2013 Cadillac ATS

2013 Cadillac ATS will sell for $10 per pound

General Motors proves that the best material for the job keeps costs and weight down in the new 2013 Cadillac ATS.

Pricing and also the curb weight has been announced for the new 2013 Cadillac ATS. Both numbers are critical for Cadillac in order to compete with the car that the ATS is designed to go head to head with, the 2013 BMW 3-series . The price will be just under $34,000.00 and the curb weight will be just under 3400 pounds. Ten dollars per pound. These were the numbers that the automaker needed to hit. In the past, Cadillac and others have released cars that were either built nimble enough to compete with the BMW 328i, or had a similar price point, but never both at once.

2013 ATS Intelligent Weight Distribution
The way Cadillac achieved the price point and the weight target in the new 2013 ATS is interesting. More and more premium automakers are moving towards aluminum for most of the car with carbon fiber sprinkled on top so they can mention the material in advertising. Cadillac resisted that path and the car will be a better car for it. For example, the rear differential is one of the heaviest parts of any real-wheel drive car. Cadillac could have simply instructed their engineers to make that part from aluminum. The assumption being that would be a good place to save weight. But is it? In a press release Cadillac points out that they learned from their CTS-V super-sedan that the rear differential is a good place not to save weight because the part is near the rear, so it balances the weight of the engine up front. They don’t mention it, but one would also think that weight down low is also better than weight up high, so it would be better to spend the money on more expensive materials up higher on the car. The cast iron used has better heat expansion characteristics than aluminum and the parts can operate with closer tolerances, thereby saving fuel and reducing noise.

Cadillac Uses Steel
Another novel material used in the new Cadillac ATS is steel. Yes, steel has a reputation for being heavy and for being old fashioned, but that is not really true. In fact, years back during the cold war the US obtained a state of the art Russian made fighter flown by a defector. It wasn’t until it was actually analyzed that the US engineers realized it was made almost entirely from steel, and in many cases unique alloys. Even so, the plane was considered competitive with the titanium and aluminum planes of the day. Cadillac elected to use steel suspension components engineered to be light weight and strong by reducing the material used where possible (holes).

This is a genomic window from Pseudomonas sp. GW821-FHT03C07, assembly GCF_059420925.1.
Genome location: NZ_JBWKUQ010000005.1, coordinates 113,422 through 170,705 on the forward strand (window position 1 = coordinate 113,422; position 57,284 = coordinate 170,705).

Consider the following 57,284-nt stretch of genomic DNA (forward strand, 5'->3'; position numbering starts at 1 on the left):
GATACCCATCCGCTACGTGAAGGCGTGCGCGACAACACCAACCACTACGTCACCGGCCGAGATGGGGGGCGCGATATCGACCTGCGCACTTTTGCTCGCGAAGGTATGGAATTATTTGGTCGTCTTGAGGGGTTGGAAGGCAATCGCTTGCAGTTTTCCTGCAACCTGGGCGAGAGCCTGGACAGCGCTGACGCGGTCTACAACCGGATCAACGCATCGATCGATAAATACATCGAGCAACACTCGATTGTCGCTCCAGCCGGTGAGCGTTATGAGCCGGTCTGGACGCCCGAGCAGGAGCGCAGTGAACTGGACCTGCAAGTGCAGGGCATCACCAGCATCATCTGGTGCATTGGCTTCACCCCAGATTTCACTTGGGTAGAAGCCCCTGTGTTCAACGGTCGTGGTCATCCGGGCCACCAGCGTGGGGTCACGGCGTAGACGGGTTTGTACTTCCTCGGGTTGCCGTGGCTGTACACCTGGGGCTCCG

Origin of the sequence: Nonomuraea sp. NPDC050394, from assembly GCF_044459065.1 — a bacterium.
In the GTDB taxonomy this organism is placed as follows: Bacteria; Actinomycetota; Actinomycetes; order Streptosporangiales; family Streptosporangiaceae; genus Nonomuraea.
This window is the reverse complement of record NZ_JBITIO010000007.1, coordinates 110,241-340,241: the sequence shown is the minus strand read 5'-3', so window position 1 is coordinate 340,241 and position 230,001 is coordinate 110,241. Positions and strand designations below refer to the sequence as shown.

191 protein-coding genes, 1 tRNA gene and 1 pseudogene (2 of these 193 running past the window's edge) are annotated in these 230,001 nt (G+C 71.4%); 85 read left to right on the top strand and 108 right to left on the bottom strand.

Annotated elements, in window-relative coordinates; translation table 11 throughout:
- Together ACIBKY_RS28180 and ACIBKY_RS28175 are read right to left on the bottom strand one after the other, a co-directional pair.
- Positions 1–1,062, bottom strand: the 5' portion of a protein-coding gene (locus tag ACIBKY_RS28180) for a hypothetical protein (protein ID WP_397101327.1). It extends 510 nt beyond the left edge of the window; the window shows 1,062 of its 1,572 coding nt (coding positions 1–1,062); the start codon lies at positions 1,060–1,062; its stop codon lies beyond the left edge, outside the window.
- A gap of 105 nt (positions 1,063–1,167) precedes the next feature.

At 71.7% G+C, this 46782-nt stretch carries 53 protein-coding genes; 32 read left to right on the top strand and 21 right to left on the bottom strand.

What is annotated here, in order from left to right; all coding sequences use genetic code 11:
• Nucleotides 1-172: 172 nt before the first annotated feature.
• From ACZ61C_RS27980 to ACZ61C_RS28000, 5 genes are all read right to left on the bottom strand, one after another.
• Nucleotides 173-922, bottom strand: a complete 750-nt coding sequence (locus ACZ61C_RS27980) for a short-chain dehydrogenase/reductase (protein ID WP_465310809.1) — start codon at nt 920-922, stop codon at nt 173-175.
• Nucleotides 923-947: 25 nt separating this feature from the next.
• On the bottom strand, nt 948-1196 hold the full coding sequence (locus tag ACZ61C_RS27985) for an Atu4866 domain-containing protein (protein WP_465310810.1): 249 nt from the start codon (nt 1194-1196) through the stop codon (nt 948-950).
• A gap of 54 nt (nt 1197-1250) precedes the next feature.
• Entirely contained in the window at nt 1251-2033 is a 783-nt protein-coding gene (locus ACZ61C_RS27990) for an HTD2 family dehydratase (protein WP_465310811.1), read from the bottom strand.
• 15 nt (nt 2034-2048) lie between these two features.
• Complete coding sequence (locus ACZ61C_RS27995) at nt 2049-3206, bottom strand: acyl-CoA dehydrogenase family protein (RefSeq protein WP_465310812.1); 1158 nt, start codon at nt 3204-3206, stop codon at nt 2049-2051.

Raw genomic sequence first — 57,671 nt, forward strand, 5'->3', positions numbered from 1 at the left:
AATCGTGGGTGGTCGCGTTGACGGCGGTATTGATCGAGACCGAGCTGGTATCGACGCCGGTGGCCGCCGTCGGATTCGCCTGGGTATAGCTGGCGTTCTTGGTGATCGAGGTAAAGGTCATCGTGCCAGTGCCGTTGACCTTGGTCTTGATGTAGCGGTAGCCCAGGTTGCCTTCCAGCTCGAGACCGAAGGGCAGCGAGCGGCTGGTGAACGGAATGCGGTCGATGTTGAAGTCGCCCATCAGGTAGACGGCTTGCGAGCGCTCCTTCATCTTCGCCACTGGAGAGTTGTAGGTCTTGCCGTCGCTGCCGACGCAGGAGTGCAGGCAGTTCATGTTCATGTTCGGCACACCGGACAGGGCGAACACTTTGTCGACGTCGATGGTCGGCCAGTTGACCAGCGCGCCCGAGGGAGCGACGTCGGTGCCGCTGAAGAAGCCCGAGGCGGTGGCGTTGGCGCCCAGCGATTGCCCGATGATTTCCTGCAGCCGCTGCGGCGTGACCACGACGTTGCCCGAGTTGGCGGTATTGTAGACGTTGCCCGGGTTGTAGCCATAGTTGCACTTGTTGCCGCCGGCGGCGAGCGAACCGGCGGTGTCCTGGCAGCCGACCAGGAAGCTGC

New Composites
New composite materials were also employed in the ATS including special acoustic glass that reduced noise compared to conventional auto glass and also saved weight. A similar approach was used by Cadillac in some of its steel panels. Rather than use a single piece it used two pieces of laminated steel with a sound absorbing material in between. David Masch, ATS chief engineer explains, “We designed and engineered ATS’s vehicle architecture to deliver quick, nimble and fun-to-drive dynamics. We distributed mass to key areas, much like an athlete builds muscle where he needs it most. This enabled ATS to achieve the performance characteristics that luxury sport sedan buyers demand.”

The 2013 Cadillac ATS delivers the performance and value expected in its class by keeping weight and cost down to ten dollars per pound.

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Comments

I guess the writer of this article was looking for a catchy statement to include in this article, but really... "$10 per pound"? That makes absolutely no sense, and adds nothing to this article. So if the car could be lighter, at no additional cost ($15 per pound) would that be bad? Or if they could reduce the cost without any changes in the car ($8 per pound), would that negatively impact sales? Or if they released a car with a 5000 lb curb weight that cost $50,000, would they still consider it mission accomplished? "The 2013 CadillacATS delivers the performance and value expected in it's class by keeping weight and cost down to ten dollars per pound", says nothing meaningful.